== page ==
Kabayans, Ramadan is upon us again and as expatriates, we have to be respectful of the norms and traditions of our host country. What best way to welcome the holy month than be reminded of what we can and must not do during this month?
Ramadan is expected to start tomorrow, 6th May until 5th June 2019. During these weeks, office hours are shortened and business establishments particularly in the food and beverage industry open late in the afternoon or early evening.
Why do Muslims fast during Ramadan?
Ramadan is almost an equivalent to the Christians’ Holy Week but instead a whole month of prayer and fasting. Ramadan is observed during the ninth month of the Islamic calendar. This is done in remembrance of when Quran was revealed to Prophet Muhammad. This annual commemoration lasts for 29-30 days and is started and ended upon the sighting of the crescent moon, making the date varies every year. Fasting is part of the five pillars of Islam (Shahada = Faith, Salah = Prayer, Zakat = Charity, Sawm = Fasting and Hajj = Pilgrimage) making it one of the most important undertakings Muslims does every Ramadan.
What to expect during Ramadan?
During Ramadan, Muslims are fasting for atonement, are reflecting on their fast behaviors, seeking for forgiveness and expressing their gratitude. They are also expected to follow all the teachings of Islam and to avoid being angry, envious, greedy and lustful as much as possible. Getting along well with fellow Muslims is also expected.
As for expatriates we also have our own Do’s and Don’ts. We must make sure to follow all these and if we see a fellow OFW who is not abiding, please make it our responsibility to inform them, not just to avoid any sanctions or fines but to be a responsible expatriate who is respectful of the customs of our second home.
DO wish a blessed Ramadan to Muslim friends and colleagues. If you are invited, attend an iftar, experience the culture.
Kabayans, don’t feel shy to greet your friends and colleagues. Greet them “Ramadan Kareem” and “Ramadan Mubarak”. It would be appreciated by your friends and colleagues seeing you managed to take the time to learn how to greet them during this month. If they extended an invitation for iftar (meal taken after sunset to signify the end of the day’s fast), attend. You could also greet them “Iftar Shahy” or “Have a delicious iftar” by the end of the day.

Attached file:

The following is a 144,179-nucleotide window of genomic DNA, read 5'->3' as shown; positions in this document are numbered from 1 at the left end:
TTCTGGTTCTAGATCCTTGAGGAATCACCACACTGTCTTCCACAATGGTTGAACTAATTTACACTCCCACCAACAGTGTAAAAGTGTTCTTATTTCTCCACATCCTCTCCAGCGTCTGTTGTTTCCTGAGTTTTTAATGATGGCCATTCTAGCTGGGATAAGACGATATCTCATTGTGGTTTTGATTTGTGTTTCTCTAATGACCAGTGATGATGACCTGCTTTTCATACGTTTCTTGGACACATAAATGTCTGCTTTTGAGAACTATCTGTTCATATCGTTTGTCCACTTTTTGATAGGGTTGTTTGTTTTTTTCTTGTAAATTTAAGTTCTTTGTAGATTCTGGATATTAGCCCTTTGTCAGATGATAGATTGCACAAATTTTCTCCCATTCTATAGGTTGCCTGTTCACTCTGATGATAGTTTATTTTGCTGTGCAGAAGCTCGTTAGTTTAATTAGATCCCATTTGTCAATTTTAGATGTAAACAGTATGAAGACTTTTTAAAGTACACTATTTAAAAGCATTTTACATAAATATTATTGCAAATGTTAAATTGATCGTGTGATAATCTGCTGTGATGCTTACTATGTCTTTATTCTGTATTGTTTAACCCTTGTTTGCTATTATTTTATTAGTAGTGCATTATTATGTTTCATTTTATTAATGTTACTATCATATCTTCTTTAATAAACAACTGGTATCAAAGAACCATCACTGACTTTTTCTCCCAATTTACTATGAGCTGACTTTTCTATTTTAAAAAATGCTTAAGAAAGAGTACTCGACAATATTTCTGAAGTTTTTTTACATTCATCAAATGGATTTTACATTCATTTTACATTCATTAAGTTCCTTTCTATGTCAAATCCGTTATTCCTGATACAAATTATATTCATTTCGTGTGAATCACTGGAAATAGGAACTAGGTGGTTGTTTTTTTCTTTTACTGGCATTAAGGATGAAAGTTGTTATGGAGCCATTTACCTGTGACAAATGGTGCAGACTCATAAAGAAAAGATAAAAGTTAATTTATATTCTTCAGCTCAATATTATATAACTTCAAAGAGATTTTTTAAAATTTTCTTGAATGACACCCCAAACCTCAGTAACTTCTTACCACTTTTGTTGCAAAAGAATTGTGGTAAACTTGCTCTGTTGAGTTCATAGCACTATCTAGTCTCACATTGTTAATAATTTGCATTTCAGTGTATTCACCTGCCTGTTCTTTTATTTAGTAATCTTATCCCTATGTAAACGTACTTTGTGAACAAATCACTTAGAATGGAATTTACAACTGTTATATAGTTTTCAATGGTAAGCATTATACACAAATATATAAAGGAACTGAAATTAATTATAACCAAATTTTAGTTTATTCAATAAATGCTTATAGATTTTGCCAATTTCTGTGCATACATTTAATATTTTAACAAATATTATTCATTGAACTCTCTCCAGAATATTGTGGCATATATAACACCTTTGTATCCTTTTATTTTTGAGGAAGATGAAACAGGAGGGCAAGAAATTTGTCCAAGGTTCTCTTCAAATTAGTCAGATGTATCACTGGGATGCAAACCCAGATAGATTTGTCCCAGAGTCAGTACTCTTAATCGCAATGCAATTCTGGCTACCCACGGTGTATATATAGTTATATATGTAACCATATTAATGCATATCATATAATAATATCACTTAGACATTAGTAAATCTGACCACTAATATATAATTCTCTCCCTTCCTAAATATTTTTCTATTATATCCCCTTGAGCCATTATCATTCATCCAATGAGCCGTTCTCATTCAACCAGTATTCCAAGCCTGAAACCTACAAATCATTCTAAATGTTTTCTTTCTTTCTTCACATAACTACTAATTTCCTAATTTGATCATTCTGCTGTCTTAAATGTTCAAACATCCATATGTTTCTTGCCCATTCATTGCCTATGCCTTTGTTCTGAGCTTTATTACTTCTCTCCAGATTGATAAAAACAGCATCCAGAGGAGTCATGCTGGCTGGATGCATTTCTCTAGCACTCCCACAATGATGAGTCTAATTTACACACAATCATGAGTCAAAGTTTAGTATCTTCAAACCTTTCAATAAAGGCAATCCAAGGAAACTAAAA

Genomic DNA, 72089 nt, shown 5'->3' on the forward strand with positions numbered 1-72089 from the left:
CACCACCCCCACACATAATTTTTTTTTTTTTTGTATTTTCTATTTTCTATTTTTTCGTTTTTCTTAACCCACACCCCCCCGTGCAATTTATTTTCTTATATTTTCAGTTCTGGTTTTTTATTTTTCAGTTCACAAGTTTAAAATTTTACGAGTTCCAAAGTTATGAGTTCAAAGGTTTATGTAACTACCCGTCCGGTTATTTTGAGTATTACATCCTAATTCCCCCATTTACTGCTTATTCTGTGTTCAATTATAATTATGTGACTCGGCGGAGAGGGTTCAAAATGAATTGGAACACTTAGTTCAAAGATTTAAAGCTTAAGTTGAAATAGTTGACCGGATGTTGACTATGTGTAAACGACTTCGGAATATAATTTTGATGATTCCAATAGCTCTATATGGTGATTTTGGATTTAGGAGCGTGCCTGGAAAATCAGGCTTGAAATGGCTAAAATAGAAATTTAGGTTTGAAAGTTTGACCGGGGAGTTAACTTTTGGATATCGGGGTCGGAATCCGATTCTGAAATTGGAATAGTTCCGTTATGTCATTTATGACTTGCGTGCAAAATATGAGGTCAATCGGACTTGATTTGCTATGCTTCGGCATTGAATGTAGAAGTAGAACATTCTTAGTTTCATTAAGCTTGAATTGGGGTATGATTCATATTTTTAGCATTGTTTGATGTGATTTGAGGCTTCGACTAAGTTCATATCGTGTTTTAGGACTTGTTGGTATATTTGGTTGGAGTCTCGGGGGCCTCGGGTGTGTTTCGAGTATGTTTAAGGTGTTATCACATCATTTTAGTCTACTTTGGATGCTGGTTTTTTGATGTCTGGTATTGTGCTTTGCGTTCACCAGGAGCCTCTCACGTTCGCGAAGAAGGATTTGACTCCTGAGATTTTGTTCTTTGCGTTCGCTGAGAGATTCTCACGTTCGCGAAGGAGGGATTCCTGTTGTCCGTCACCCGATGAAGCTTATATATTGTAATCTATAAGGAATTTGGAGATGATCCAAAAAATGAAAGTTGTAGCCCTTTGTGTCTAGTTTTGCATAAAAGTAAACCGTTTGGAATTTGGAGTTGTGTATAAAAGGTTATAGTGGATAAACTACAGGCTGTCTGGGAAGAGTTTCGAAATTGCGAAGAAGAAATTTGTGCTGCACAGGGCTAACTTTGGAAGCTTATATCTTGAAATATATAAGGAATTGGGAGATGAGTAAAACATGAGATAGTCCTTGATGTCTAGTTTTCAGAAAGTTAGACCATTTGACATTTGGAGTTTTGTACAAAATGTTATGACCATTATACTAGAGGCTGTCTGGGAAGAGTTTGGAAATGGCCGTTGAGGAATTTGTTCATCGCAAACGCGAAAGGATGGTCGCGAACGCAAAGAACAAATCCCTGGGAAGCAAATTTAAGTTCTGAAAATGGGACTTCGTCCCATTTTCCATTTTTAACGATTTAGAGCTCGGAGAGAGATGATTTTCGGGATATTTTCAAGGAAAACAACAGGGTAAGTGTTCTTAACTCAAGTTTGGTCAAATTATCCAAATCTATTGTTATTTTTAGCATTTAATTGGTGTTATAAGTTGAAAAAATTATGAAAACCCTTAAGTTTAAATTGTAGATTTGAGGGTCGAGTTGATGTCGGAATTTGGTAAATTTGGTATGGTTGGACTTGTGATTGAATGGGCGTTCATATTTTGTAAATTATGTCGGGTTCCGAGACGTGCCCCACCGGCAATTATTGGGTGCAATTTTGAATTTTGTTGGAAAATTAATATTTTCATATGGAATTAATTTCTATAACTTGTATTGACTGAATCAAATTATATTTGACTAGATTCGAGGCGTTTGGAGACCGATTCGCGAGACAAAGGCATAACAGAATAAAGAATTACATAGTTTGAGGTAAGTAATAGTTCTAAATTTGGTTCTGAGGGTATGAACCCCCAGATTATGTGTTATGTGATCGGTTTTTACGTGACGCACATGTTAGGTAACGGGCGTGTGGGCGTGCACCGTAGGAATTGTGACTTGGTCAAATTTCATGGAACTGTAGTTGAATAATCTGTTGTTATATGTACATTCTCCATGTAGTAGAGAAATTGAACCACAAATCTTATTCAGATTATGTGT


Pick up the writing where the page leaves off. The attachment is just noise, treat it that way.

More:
DO become vigilant drivers. There is actually an increase in numbers of car accidents during Ramadan.
OFW drivers be extra careful when driving during Ramadan especially when the fast is about to break. People are rushing to break their fast at home and is at times the cause of accidents. As pedestrians, we also have to be wary. When crossing the streets, avoid crossing it when the light is already yellow. Give priority to those who are rushing to reach their home.
DO be mindful of our Muslim brothers and sisters during the Holy Month. Let’s be one with them in spirit and be respectful of their beliefs.
We all know that our Muslim friends and colleagues are trying their best to adhere to the Islam teaching, all the more during Ramadan. Let us not provoke them and instead encourage them. Let us do everything we can to support them in their pursuit to lead a life free of transgressions.
DON’T eat and drink in public from dusk to dawn. This is a NO NO. You are not allowed to eat and or drink in public during the fasting period. Though we can eat at our respective workplaces, hide from colleagues who are fasting and try to avoid eating smelly foods.
For new OFWs, you must remember that we are not allowed to eat and or drink in public. When we are in our workplace, we could eat and drink as we are not expected to fast like them but out of respect and courtesy, we should hide from those who are fasting. Since we wanted to support them, let us do our best not to tempt or provoke them.
DON’T monopolize your table at the restaurant. If possible, leave immediately after eating and just talk with your friends in a coffee shop or a nearby park.
When we eat outside during Ramadan, let us be mindful of those who would have their first meal for the day. OFWs tend to linger and just talk after eating. Please try to avoid this during Ramadan and give your seats and table immediately to people waiting. Families and friends break their fast together and if they are not able to cook at home, they break their fast in restaurants.
DON’T get into debates, arguments or fights during Ramadan. It is the month of peace and serenity. Swearing in public is also offensive during Ramadan.
As we keep on mentioning, let us not provoke our Muslim friends and colleagues during Ramadan. This month is not only a month for them to atone for their past sins, it is also a month of peace and serenity. Don’t get into any heated arguments that would end up on a shout fest or worst, a physical fight. Talking loudly and or playing loud music should also be avoided.
DO give to charity
This is definitely one of those things our Muslim friends and colleagues do during Ramadan that we should participate in. Give to the needy. Share your blessings and be reminded that no matter what difficulty you are facing, you are still so, so, blessed.
For some, living in the Gulf is kind of restricting especially to countries who are not open. But as OFWs, we should be grateful that these countries opened their doors for us, welcomed us and gave us our jobs to help our families back in the Philippines. The least we could do is abide by their rules and respect their customs and beliefs.